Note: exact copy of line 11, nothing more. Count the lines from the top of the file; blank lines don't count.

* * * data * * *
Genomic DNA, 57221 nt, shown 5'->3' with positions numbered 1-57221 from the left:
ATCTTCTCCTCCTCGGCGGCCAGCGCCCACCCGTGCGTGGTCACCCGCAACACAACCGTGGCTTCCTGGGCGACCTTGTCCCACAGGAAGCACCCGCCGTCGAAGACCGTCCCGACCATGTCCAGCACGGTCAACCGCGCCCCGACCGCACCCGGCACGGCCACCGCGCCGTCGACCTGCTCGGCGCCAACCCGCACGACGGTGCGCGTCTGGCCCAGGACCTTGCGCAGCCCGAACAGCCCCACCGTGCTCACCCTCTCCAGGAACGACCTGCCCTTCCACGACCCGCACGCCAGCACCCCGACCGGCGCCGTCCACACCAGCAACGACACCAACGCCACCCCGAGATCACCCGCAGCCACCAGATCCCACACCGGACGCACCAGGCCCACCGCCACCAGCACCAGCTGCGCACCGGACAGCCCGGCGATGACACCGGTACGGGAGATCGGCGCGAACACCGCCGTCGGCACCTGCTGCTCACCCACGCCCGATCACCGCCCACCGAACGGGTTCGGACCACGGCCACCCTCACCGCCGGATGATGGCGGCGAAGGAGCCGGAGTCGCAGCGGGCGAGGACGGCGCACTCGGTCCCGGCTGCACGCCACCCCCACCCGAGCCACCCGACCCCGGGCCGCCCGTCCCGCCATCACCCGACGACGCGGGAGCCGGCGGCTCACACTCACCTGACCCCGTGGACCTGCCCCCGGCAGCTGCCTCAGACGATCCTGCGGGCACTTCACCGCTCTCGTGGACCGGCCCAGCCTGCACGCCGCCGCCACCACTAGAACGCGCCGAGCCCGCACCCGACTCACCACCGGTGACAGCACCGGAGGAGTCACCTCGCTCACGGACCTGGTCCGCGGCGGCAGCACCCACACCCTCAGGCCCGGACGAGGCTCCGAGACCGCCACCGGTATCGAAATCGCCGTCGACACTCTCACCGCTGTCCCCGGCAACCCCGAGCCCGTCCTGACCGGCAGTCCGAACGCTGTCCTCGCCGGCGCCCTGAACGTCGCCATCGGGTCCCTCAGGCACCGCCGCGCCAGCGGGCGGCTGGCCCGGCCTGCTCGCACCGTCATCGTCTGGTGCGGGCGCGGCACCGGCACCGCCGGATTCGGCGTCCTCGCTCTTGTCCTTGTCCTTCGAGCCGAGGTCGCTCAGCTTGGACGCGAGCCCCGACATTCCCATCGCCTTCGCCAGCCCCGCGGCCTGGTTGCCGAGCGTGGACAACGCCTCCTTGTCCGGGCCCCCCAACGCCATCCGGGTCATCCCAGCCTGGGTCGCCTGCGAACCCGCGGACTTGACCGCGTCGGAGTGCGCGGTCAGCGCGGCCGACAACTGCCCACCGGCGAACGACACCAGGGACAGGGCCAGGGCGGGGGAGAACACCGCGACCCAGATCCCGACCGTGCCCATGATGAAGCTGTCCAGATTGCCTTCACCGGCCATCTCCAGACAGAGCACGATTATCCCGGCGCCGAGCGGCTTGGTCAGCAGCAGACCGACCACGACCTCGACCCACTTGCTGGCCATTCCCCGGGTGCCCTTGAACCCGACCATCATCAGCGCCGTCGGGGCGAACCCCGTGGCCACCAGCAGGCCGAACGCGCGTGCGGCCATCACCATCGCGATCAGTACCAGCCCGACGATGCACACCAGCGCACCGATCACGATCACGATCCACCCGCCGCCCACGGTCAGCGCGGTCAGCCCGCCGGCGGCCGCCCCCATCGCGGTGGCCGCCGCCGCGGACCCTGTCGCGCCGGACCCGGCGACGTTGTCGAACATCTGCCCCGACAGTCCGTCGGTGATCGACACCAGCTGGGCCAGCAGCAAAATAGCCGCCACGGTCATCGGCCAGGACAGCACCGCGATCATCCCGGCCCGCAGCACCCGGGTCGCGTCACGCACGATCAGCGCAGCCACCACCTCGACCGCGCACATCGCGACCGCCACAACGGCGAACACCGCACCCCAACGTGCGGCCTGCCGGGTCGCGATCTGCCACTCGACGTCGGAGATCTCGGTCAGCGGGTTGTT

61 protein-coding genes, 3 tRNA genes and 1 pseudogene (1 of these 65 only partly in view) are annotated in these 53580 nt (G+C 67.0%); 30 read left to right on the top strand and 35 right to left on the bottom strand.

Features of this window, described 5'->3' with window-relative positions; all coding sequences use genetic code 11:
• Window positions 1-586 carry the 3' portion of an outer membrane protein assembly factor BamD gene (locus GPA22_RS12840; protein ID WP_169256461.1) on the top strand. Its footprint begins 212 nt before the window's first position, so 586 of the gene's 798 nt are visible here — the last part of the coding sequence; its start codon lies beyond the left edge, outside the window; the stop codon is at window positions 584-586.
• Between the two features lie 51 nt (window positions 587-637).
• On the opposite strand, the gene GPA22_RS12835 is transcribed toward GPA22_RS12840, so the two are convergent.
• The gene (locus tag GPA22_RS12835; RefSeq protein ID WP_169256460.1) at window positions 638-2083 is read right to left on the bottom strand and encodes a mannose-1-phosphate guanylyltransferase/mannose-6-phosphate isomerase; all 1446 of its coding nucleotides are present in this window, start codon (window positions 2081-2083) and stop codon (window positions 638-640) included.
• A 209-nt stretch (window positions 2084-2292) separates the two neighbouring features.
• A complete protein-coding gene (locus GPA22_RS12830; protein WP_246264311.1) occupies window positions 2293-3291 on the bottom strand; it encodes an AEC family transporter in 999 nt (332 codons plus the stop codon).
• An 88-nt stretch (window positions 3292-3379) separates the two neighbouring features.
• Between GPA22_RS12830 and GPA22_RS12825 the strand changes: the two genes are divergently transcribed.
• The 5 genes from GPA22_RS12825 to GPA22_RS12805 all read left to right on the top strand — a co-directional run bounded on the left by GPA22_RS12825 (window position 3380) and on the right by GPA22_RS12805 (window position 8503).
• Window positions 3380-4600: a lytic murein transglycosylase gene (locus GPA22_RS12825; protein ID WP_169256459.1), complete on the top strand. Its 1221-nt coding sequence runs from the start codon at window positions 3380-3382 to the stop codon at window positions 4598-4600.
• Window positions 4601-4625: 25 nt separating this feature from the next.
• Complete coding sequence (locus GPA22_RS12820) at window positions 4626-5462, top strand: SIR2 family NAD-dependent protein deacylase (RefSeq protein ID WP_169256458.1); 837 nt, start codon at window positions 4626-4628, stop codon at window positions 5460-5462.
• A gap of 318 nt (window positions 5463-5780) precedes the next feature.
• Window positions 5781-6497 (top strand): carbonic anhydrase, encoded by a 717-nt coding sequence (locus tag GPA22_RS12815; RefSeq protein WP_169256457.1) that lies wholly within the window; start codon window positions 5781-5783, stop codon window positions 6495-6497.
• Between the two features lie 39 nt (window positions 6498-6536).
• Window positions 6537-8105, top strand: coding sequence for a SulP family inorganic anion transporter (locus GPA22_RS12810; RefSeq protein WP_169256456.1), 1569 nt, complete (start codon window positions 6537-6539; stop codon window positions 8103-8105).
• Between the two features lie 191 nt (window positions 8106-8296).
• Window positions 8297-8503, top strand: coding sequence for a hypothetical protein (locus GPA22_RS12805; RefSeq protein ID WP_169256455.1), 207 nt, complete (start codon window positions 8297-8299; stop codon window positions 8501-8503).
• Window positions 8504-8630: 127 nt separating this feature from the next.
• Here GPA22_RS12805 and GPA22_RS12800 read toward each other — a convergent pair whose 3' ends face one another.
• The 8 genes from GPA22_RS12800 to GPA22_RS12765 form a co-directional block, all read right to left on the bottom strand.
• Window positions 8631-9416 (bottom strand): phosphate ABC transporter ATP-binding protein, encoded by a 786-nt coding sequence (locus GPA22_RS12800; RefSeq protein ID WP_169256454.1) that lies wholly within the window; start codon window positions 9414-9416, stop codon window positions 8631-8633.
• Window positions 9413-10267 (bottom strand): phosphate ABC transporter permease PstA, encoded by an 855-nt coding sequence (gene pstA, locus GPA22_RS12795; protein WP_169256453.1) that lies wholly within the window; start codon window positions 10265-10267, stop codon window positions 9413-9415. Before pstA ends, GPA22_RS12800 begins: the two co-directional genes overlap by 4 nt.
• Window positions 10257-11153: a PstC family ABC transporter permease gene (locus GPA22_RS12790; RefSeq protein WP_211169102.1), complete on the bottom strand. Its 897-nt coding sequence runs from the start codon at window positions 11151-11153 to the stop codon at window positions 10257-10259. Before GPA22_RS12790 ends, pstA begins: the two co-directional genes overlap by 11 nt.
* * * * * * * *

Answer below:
• An 88-nt stretch (window positions 3292-3379) separates the two neighbouring features.